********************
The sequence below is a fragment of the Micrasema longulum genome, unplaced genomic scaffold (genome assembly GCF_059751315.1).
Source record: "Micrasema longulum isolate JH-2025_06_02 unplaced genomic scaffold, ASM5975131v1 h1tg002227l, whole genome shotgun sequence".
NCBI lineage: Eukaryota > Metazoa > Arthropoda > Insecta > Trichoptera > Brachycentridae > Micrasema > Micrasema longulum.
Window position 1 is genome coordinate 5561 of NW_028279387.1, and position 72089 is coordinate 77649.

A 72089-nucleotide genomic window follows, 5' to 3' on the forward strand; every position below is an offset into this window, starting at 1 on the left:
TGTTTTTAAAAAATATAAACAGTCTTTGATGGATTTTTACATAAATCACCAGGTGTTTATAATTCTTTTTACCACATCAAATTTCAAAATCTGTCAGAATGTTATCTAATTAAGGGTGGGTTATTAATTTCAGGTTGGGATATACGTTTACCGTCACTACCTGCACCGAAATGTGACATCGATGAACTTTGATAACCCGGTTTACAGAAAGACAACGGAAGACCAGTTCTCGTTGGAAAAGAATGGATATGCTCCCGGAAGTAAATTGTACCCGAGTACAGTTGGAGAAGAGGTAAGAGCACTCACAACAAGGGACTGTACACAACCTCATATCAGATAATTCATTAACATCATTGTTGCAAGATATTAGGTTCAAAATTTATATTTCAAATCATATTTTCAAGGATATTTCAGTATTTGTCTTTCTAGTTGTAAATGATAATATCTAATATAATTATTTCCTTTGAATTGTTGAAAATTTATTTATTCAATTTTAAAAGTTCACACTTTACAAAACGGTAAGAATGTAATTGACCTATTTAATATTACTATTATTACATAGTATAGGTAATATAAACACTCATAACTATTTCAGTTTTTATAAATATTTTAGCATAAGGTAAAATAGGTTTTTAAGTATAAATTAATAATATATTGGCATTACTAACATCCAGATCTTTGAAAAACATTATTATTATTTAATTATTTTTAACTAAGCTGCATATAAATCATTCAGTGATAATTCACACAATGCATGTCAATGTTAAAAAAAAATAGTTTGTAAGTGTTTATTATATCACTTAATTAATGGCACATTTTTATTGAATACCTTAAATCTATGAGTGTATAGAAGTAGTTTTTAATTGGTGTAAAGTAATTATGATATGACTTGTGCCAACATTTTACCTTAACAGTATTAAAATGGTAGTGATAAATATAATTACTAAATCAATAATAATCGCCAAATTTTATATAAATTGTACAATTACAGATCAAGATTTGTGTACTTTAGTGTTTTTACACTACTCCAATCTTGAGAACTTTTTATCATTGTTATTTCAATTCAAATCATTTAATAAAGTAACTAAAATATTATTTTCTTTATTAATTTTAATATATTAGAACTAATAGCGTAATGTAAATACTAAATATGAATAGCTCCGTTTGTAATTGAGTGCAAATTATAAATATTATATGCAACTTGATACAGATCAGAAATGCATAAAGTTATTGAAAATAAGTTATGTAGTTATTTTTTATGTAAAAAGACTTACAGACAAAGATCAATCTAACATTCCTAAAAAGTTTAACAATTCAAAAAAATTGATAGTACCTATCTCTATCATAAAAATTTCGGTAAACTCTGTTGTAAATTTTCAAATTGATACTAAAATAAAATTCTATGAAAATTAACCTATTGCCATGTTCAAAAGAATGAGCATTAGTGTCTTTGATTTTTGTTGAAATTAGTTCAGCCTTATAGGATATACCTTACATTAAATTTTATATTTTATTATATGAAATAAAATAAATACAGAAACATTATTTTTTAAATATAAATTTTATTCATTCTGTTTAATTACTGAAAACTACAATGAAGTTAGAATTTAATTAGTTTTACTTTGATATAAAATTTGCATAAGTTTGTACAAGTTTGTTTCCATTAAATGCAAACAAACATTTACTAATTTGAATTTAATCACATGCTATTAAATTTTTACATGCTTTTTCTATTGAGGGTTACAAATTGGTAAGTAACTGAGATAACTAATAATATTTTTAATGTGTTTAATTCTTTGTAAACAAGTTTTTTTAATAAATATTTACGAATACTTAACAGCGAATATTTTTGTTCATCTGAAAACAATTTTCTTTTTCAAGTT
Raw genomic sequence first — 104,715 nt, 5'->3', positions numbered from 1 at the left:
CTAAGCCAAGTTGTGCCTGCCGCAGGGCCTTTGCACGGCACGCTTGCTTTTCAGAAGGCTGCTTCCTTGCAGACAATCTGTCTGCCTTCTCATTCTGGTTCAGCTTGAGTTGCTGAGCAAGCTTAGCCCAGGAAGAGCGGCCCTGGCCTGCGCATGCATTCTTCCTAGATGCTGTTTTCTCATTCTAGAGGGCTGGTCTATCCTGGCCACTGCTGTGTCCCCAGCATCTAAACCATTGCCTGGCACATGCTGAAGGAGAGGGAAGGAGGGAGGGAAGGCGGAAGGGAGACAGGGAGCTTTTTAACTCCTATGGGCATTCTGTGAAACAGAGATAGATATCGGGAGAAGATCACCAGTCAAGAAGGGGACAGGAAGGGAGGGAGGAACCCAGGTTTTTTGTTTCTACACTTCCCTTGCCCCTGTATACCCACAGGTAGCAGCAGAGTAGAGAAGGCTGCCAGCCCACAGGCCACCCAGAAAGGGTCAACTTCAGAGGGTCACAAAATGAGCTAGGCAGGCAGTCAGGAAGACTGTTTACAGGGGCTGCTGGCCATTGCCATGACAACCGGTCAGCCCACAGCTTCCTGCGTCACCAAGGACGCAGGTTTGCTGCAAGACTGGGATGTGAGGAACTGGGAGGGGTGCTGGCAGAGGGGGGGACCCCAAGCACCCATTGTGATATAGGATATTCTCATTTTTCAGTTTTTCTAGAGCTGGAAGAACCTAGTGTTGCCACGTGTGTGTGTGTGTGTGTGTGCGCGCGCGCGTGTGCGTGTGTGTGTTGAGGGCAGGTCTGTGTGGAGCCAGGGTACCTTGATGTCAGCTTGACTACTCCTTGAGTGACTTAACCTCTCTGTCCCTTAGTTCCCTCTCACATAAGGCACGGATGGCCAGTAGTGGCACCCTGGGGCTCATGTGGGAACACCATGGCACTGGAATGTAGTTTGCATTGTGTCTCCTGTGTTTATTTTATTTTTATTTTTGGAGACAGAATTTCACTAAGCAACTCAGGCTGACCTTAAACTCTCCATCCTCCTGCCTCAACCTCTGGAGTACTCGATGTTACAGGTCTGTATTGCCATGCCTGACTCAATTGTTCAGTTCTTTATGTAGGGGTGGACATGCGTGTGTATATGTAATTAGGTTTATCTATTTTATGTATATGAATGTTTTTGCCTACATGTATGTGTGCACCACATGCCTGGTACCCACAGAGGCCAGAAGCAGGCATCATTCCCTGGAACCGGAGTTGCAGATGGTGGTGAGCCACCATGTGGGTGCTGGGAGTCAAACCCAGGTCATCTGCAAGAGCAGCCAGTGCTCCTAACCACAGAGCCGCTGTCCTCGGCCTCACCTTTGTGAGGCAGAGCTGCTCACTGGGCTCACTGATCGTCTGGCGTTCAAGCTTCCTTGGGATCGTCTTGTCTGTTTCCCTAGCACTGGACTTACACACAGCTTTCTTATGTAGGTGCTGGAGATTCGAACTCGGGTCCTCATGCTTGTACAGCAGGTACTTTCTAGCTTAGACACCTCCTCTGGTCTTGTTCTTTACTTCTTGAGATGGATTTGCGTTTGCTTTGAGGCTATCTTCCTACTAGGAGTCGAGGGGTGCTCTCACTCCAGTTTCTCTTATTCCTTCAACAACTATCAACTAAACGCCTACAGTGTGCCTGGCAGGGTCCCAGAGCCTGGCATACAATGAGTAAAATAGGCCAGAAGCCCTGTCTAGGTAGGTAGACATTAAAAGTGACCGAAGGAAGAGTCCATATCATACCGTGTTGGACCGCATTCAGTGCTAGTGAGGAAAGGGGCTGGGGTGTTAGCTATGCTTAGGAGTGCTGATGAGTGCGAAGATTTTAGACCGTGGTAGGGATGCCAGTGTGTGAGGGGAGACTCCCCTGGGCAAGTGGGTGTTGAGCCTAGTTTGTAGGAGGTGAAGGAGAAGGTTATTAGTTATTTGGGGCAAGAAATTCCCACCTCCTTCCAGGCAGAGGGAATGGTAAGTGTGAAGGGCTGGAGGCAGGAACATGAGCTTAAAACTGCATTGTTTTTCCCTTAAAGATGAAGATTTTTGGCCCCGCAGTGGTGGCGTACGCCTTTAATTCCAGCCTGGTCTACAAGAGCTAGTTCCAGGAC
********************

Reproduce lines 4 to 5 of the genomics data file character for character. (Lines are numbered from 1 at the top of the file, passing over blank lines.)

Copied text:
Window position 1 is genome coordinate 5561 of NW_028279387.1, and position 72089 is coordinate 77649.

A 72089-nucleotide genomic window follows, 5' to 3' on the forward strand; every position below is an offset into this window, starting at 1 on the left: